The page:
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Peppermint Impostor

A Geranium With Fragrant Foliage to Fool the Nose

April 18, 1999|SUSAN HEEGER

Touch it, sniff it, rub it against your cheek. With its fuzzy leaf and frosty scent, the peppermint geranium (Pelargonium tomentosum) is about as charming as a plant gets. Long a well-kept secret among horticultural connoisseurs, this fluffy character has lately been discovered by florists who tuck it among the roses in their bouquets and by gardeners who plant it on its own or in perennial beds, where it pairs beautifully with other greens.

In a pot, indoors or out, Pelargonium tomentosum spills and drapes romantically. In the ground, it crawls and tumbles on itself, spreading fast enough to pack a border in a season. Shade-tolerant, drought-tolerant, not too picky about soil, it's grown for foliage rather than bloom, but in spring and summer, if it gets some sun, it erupts with small white flower clusters.

Like other scented pelargoniums, the peppermint hails from South Africa, and it's sensitive to winter freezes. Otherwise, it's easy to grow: Plant it now en masse along steps or paths--wherever you'll brush past its fragrant leaves. Touch releases their oils, and so do hot sun and rain, but even dried, they're aromatic, which makes them useful in potpourris. In midsummer, propagate by cuttings.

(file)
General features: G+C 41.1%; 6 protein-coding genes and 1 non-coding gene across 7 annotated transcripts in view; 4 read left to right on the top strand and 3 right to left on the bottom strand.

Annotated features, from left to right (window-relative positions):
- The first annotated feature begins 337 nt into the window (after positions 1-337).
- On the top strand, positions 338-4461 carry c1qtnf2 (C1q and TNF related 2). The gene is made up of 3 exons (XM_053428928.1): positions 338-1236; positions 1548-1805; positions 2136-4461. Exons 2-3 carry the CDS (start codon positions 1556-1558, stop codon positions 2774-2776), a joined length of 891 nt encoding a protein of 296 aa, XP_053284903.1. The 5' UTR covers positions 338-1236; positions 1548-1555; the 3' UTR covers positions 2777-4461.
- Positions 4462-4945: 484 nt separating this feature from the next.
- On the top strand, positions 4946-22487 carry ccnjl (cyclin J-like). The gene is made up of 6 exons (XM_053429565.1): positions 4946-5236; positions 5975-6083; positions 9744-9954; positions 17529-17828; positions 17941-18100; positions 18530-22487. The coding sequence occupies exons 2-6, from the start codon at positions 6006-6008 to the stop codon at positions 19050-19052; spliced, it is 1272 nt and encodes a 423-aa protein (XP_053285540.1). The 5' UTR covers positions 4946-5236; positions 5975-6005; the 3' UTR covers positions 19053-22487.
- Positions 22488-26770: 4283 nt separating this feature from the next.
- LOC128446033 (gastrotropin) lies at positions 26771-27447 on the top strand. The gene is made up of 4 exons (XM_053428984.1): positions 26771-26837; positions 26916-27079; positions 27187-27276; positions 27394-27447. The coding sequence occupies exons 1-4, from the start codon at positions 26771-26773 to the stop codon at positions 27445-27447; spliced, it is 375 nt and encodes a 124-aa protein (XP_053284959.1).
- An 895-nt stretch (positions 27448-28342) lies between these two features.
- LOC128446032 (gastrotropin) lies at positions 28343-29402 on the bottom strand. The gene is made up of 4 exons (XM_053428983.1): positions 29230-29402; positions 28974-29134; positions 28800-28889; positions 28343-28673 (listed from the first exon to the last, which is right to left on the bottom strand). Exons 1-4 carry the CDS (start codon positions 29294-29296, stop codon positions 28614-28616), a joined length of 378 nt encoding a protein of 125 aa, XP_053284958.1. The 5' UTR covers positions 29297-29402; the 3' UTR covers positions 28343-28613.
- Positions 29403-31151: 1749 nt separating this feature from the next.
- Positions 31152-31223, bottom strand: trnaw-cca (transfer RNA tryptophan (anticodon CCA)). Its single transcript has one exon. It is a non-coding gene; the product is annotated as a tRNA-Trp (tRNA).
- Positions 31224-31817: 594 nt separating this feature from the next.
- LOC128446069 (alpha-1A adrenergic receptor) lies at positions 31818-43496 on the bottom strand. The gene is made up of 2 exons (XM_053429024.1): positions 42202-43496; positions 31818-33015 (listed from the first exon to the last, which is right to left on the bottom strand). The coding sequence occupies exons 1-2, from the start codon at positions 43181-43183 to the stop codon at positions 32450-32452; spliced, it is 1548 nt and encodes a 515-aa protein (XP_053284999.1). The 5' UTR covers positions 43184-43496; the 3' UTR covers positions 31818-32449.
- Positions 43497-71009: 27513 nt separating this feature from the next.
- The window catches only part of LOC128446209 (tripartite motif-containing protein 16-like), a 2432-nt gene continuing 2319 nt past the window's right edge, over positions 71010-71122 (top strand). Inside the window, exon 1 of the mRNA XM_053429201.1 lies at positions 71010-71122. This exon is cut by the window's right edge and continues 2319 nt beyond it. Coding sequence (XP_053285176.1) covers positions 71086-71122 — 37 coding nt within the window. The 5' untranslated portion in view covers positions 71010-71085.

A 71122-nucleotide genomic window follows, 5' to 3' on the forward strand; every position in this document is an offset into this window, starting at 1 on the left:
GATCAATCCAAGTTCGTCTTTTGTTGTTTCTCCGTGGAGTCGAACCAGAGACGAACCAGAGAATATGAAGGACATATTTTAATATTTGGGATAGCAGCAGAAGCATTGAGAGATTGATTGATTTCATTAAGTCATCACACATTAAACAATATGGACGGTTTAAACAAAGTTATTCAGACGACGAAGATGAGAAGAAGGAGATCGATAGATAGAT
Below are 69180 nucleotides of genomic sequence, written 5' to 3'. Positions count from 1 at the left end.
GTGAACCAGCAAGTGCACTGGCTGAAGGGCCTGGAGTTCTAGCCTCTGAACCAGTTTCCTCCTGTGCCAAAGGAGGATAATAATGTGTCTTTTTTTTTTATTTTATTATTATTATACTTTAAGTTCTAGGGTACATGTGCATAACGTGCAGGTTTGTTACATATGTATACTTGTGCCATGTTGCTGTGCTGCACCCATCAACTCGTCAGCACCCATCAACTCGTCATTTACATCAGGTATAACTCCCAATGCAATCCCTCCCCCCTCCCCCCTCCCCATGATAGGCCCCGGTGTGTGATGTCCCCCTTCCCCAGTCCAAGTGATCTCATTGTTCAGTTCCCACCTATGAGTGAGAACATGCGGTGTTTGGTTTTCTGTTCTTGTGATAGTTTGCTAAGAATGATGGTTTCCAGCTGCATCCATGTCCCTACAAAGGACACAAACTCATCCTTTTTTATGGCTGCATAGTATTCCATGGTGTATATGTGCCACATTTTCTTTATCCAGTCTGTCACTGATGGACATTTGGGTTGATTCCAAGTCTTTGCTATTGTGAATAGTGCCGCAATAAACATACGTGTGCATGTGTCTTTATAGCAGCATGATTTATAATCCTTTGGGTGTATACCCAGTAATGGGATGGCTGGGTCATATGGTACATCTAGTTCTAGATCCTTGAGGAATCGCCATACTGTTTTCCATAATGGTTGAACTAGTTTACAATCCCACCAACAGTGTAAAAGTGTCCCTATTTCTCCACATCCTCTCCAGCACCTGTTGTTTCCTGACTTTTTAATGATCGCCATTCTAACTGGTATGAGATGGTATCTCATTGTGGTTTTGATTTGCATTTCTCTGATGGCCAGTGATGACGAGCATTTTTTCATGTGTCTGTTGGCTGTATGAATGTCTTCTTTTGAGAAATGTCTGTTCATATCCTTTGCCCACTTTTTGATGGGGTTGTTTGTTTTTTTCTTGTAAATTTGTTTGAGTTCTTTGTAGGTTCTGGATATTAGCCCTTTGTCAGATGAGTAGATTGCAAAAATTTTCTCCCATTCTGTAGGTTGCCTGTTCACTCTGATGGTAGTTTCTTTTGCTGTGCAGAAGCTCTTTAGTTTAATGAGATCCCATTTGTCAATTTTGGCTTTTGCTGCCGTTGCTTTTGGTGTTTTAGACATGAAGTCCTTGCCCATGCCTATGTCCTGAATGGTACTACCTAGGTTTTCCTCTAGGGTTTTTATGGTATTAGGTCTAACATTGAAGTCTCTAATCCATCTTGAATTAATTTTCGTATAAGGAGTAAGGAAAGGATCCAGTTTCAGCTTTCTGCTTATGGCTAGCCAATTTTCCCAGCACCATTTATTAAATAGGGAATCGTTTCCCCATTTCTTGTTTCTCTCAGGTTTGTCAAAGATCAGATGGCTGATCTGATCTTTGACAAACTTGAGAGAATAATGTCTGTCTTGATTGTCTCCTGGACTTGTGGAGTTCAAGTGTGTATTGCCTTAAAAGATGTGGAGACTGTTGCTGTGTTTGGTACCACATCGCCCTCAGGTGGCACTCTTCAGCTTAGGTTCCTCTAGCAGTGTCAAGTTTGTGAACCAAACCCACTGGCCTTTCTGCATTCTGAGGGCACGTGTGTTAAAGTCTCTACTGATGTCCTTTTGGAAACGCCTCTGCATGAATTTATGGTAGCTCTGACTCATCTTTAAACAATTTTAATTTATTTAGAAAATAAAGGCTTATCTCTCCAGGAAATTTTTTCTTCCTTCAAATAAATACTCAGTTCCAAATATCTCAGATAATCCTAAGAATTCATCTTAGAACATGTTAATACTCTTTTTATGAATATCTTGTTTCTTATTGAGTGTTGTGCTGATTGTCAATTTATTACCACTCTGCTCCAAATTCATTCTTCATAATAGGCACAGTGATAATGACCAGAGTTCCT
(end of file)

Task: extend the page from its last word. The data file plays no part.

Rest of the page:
The softly ruffled tomentosum (which means "hairy") looks striking in the garden among strap-leafed irises and flax, and its shimmering surface sets off silvers such as astelia and artemisia. Even alone, as a groundcover, the furry leaves are seductive. But for those who crave a richer mint, there's a brown-centered pelargonium called 'Chocolate Peppermint,' which blends the two in a plant that smells good enough to eat.

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